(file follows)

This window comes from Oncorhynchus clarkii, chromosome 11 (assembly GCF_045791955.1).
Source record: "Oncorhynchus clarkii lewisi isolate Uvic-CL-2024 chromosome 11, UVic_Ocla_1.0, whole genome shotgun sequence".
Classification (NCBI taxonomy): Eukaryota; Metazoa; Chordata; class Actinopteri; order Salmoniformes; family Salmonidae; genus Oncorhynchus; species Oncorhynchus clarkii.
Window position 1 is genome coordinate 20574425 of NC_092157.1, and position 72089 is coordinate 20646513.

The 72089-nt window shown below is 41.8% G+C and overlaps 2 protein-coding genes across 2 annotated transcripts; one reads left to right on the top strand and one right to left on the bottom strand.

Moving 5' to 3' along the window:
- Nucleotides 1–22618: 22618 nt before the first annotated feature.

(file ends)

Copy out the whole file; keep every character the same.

This window comes from Oncorhynchus clarkii, chromosome 11 (assembly GCF_045791955.1).
Source record: "Oncorhynchus clarkii lewisi isolate Uvic-CL-2024 chromosome 11, UVic_Ocla_1.0, whole genome shotgun sequence".
Classification (NCBI taxonomy): Eukaryota; Metazoa; Chordata; class Actinopteri; order Salmoniformes; family Salmonidae; genus Oncorhynchus; species Oncorhynchus clarkii.
Window position 1 is genome coordinate 20574425 of NC_092157.1, and position 72089 is coordinate 20646513.

The 72089-nt window shown below is 41.8% G+C and overlaps 2 protein-coding genes across 2 annotated transcripts; one reads left to right on the top strand and one right to left on the bottom strand.

Moving 5' to 3' along the window:
- Nucleotides 1–22618: 22618 nt before the first annotated feature.